Mr. Swayne: I am tempted to ask "Why?" The Secretary of State has told us that reform of the budget is predicated on reform of the common agricultural policy. What proposals for the reform of the CAP have the Government put on the table during their presidency? Has the Agriculture Council even met during the British presidency?
Mr. Straw: I am very happy for the hon. Gentleman to ask me why; that is the purpose of the House. The reason we have had many discussions on the European Union budget is that there is an awful lot to discuss, and even more to explain to some of our European counterparts about how, to take an example at random, the United Kingdom has historically been paid significantly more than France over many years, notwithstanding the abatement that was secured in 1984
Mr. Straw: The right hon. Member for fancy ties reminds us that the abatement was secured by Mrs. Thatcher. That is true, although in the debate that took place thereafter, in which I took part, that deal was treated with some scepticism
No, by me. And I was right, because, as we predicted at the time, the deal failed to ensure any long-
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term reform of the common agricultural policy or of the EU's budget. Twenty years on, it has been left to the Labour Government of my right hon. Friend the Prime Minister to secure that reform.
Interim agricultural reforms have been secured, above all, through the efforts of the United Kingdom, although perhaps the hon. Member for New Forest, West (Mr. Swayne) has not noticed. Thanks to my right hon. Friend the Secretary of State for Environment, Food and Rural Affairs we have for the first time achieved significant36 per cent.cuts in sugar subsidies, which is a major achievement for the British presidency.
Ms Diane Abbott (Hackney, North and Stoke Newington) (Lab): The cuts in sugar subsidies represent an important step forward in agricultural reform, but will my right hon. Friend ensure that the new arrangements do not disadvantage our traditional allies in the Caribbean? Will he also ensure that sufficient money is put aside for the right transitional arrangements for them?
Mr. Straw: I share my hon. Friend's great concern about the inadvertent but none the less powerful impact of the changes in sugar subsidies, which could affect many of the Cotonou countriesthe African, Caribbean and Pacific countries. I discussed this issue with a delegation from the ACP countries at the United Nations General Assembly in September, and my right hon. Friend the Prime Minister discussed it with Commonwealth ACP countries at the Commonwealth Heads of Government meeting. We have been pushing the European Union for cushioning support, with a two-year phase-in. So far, there has been a proposal, which has still to be agreed, for €40 million for 2006. We are pushing the European Union to increase that and to ensure that there is sufficient provision in the 200713 budgets, which have yet to be agreed, for the ACP countries.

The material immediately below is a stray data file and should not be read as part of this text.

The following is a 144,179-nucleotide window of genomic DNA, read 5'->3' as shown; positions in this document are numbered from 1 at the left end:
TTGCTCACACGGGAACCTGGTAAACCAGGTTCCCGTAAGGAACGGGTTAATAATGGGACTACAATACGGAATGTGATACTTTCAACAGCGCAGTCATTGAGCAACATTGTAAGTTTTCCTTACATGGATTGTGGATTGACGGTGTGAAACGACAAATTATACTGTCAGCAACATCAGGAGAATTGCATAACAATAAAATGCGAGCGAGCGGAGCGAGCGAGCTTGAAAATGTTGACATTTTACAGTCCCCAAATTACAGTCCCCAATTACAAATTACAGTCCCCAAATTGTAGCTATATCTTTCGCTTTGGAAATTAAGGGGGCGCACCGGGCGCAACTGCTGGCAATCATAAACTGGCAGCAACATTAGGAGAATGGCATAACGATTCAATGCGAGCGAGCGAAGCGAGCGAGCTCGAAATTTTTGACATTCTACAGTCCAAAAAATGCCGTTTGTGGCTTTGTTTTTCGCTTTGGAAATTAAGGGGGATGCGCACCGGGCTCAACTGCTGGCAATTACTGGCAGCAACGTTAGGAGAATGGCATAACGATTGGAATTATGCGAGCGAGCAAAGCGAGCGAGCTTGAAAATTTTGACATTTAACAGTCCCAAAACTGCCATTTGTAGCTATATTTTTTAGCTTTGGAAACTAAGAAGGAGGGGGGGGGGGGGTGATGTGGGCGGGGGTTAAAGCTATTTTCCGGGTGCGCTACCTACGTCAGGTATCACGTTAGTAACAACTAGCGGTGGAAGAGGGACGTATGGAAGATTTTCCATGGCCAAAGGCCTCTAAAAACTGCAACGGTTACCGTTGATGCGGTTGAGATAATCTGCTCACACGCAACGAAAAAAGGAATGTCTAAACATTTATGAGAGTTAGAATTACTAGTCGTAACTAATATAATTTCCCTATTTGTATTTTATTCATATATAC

Mr. Forth: Ugly rumours are circulating that the Prime Minister is prepared to give away Lady Thatcher's rebate in return for some vague promise or undertaking on CAP reform. Will the Secretary of State give the House an absolute assurance now that there is no question of our rebate being given away without the absolute certainty now of substantive CAP reform?
My right hon. Friend the Prime Minister said on 20 June, as on many other occasions, that the rebate was an anomaly, but an anomaly that was justified by a much bigger anomaly, namely the distorted spending of the common agricultural policy. Yes, we are ready to discuss the removal of that anomaly, but only in the context of significant reform of the common agricultural policy.